Tuesday, July 24, 2018

Decoy crops for Japanese Beetles

As I was walking yesterday I came upon a scene that made no sense at all.

I saw a pristine specimen of Riverbank Grape (Vitis riparia) next to a tree that had been monkey-hammered by Japanese Beetles (Popillia japonica).

The reason that this makes no sense at all is because Vitis riparia is to Japanese Beetles what Bacon Double Cheeseburgers are to teenagers:  Prime eating.

As discussed in earlier posts, I am reconstituting my vineyard.  Mid-summer came and so did the Japanese Beetles.  And then I remembered one of the reasons I had soured on grapes...the need to spray for JBs.

Vitis riparia leaf on the left, Vitis labruscana hybrid on the right.  The Japanese Beetles prefer grapes that do not have  heavy felting on their bottom surface.
This might not be a big deal to some grape growers.  They may have chosen hybrids with large amounts of Vitis labruscana in their ancestors.  Perhaps they do not have many acres of grassland (pasture) downwind of their vineyard.  Maybe their vineyard is so large that the JBs only impact the edges. But that would not describe my operation.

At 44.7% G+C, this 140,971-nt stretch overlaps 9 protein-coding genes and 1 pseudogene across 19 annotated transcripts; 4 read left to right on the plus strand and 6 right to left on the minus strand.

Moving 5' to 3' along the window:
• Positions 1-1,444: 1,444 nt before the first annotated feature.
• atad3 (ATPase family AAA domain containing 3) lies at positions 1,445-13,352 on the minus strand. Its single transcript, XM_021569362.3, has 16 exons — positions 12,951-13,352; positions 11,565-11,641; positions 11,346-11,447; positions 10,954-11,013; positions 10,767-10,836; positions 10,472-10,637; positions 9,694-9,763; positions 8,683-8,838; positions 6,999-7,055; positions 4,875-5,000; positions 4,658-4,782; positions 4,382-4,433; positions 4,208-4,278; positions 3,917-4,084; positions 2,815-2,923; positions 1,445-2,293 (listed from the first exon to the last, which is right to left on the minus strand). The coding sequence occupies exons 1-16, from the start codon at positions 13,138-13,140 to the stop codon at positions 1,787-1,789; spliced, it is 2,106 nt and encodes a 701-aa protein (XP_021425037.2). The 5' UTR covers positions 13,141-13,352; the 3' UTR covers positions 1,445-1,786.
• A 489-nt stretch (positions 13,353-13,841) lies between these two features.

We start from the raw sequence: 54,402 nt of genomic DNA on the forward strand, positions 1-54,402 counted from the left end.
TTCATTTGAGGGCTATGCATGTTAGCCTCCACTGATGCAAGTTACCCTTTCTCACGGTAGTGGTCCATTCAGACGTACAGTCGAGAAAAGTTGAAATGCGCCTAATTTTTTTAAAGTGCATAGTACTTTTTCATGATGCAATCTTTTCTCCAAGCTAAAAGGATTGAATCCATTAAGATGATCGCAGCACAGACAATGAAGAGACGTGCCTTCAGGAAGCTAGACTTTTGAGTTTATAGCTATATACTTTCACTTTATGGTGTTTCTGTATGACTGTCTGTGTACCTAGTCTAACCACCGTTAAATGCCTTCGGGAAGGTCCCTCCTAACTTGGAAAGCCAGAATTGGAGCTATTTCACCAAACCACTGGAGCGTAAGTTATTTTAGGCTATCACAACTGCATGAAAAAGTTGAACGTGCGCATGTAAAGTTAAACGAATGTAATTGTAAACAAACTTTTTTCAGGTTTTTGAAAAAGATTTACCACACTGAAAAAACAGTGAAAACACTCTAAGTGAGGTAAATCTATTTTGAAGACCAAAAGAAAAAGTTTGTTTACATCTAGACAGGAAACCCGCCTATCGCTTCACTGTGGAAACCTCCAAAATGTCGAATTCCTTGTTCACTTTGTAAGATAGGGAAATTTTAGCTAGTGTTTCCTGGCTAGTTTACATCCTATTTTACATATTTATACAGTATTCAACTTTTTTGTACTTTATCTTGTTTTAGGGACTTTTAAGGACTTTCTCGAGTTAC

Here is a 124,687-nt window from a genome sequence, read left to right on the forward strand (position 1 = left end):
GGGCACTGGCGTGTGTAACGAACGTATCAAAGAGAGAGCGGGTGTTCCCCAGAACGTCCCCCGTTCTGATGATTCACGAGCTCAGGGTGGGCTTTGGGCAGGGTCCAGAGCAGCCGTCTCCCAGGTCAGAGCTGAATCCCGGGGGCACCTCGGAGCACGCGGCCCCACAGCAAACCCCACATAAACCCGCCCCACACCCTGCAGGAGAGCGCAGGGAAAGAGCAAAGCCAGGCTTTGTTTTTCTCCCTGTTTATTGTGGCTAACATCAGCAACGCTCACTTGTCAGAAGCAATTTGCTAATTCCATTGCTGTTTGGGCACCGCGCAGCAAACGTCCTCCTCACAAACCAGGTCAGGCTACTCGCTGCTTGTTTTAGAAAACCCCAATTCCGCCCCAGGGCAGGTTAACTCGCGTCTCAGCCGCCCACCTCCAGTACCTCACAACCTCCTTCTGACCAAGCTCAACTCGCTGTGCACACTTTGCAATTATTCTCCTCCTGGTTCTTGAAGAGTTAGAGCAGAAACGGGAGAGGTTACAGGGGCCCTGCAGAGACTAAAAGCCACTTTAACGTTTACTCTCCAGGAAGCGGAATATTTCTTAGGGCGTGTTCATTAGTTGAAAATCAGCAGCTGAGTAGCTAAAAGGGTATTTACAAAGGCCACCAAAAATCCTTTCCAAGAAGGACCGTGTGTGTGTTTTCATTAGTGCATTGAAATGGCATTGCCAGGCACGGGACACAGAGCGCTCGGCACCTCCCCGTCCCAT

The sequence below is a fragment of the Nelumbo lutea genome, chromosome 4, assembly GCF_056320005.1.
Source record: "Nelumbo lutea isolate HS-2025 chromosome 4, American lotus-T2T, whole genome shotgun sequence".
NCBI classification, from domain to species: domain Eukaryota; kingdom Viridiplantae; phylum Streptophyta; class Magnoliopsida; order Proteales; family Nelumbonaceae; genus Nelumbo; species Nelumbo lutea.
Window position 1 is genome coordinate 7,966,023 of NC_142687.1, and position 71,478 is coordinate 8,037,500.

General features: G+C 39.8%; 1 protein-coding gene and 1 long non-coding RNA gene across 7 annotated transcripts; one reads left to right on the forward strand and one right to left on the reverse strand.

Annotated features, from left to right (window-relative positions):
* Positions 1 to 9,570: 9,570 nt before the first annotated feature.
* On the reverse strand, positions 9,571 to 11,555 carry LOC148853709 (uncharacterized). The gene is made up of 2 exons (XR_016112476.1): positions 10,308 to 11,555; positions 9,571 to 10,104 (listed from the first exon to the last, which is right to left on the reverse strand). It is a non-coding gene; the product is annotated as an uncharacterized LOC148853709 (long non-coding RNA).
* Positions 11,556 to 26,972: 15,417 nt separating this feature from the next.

I dislike spraying insecticides.  So I am very attentive when any alternative makes itself known.

I quickly deduced that the tree that was hammered by the Japanese Beetles was Sassafras (Sassafras albidum).

Natural range of Sassafrass
I kept a weather eye out for other Sassafras on my walk.  Not all of them were magnets for Japanese Beetles but many of them were.

While there might be a genetic component, there was one thicket that I believe to be a single clone on 29 Mile Road in Calhoun county, Michigan, 3.7 miles north of I-94 where some were hammered and some were not.  That suggests that there are other factors that are at least as important as genetics.

My first hypothesis is that the targeted Sassafras received direct, early morning sun and are at least 6 feet taller than the non-targeted specimens.  This makes a huge amount of sense when one considers that Japanese Beetles release pheromones to attract mates.  The pheromones are aromatic.  Early morning sun would warm the beetles and stimulate the release of pheromones and increase the volatility of the pheromone.